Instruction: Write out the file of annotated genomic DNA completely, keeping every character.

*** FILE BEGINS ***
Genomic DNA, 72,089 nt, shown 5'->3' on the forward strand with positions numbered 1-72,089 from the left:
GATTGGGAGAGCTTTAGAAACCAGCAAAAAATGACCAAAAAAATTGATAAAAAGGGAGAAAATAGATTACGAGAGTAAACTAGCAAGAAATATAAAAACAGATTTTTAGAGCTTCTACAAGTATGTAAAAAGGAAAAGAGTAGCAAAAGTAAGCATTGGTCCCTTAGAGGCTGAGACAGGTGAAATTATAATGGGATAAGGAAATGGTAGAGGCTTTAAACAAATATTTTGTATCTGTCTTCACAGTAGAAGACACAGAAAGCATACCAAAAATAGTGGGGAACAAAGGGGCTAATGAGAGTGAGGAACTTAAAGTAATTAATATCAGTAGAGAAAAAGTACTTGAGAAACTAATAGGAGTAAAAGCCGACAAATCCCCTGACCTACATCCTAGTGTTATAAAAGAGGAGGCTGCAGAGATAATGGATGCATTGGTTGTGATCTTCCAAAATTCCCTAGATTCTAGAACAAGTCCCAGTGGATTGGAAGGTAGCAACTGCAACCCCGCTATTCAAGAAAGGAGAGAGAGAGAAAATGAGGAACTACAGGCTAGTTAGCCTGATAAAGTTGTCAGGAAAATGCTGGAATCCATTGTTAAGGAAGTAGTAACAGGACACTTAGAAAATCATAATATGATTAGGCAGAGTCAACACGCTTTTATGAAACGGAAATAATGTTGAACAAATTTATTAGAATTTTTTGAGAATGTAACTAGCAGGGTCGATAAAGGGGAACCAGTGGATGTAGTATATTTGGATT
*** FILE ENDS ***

Genomic DNA, 72,089 nt, shown 5'->3' on the forward strand with positions numbered 1-72,089 from the left:
GATTGGGAGAGCTTTAGAAACCAGCAAAAAATGACCAAAAAAATTGATAAAAAGGGAGAAAATAGATTACGAGAGTAAACTAGCAAGAAATATAAAAACAGATTTTTAGAGCTTCTACAAGTATGTAAAAAGGAAAAGAGTAGCAAAAGTAAGCATTGGTCCCTTAGAGGCTGAGACAGGTGAAATTATAATGGGATAAGGAAATGGTAGAGGCTTTAAACAAATATTTTGTATCTGTCTTCACAGTAGAAGACACAGAAAGCATACCAAAAATAGTGGGGAACAAAGGGGCTAATGAGAGTGAGGAACTTAAAGTAATTAATATCAGTAGAGAAAAAGTACTTGAGAAACTAATAGGAGTAAAAGCCGACAAATCCCCTGACCTACATCCTAGTGTTATAAAAGAGGAGGCTGCAGAGATAATGGATGCATTGGTTGTGATCTTCCAAAATTCCCTAGATTCTAGAACAAGTCCCAGTGGATTGGAAGGTAGCAACTGCAACCCCGCTATTCAAGAAAGGAGAGAGAGAGAAAATGAGGAACTACAGGCTAGTTAGCCTGATAAAGTTGTCAGGAAAATGCTGGAATCCATTGTTAAGGAAGTAGTAACAGGACACTTAGAAAATCATAATATGATTAGGCAGAGTCAACACGCTTTTATGAAACGGAAATAATGTTGAACAAATTTATTAGAATTTTTTGAGAATGTAACTAGCAGGGTCGATAAAGGGGAACCAGTGGATGTAGTATATTTGGATT